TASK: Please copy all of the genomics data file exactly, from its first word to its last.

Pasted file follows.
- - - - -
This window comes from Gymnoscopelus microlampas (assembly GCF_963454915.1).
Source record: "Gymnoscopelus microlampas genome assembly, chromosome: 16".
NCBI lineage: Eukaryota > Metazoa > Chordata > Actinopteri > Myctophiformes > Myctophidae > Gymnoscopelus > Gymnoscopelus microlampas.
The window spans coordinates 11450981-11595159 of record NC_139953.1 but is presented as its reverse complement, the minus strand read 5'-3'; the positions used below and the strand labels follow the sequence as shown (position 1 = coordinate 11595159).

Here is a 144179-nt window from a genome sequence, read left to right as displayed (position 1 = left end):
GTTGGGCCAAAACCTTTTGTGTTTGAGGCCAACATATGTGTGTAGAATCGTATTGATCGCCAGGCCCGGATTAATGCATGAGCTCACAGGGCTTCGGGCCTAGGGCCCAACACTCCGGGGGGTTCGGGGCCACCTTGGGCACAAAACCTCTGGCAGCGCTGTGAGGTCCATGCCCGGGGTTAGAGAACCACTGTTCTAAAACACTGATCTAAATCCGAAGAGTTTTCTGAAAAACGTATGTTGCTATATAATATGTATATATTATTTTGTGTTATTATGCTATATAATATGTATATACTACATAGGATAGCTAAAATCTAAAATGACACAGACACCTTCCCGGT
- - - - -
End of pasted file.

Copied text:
This window comes from Gymnoscopelus microlampas (assembly GCF_963454915.1).
Source record: "Gymnoscopelus microlampas genome assembly, chromosome: 16".
NCBI lineage: Eukaryota > Metazoa > Chordata > Actinopteri > Myctophiformes > Myctophidae > Gymnoscopelus > Gymnoscopelus microlampas.
The window spans coordinates 11450981-11595159 of record NC_139953.1 but is presented as its reverse complement, the minus strand read 5'-3'; the positions used below and the strand labels follow the sequence as shown (position 1 = coordinate 11595159).

Here is a 144179-nt window from a genome sequence, read left to right as displayed (position 1 = left end):
GTTGGGCCAAAACCTTTTGTGTTTGAGGCCAACATATGTGTGTAGAATCGTATTGATCGCCAGGCCCGGATTAATGCATGAGCTCACAGGGCTTCGGGCCTAGGGCCCAACACTCCGGGGGGTTCGGGGCCACCTTGGGCACAAAACCTCTGGCAGCGCTGTGAGGTCCATGCCCGGGGTTAGAGAACCACTGTTCTAAAACACTGATCTAAATCCGAAGAGTTTTCTGAAAAACGTATGTTGCTATATAATATGTATATATTATTTTGTGTTATTATGCTATATAATATGTATATACTACATAGGATAGCTAAAATCTAAAATGACACAGACACCTTCCCGGT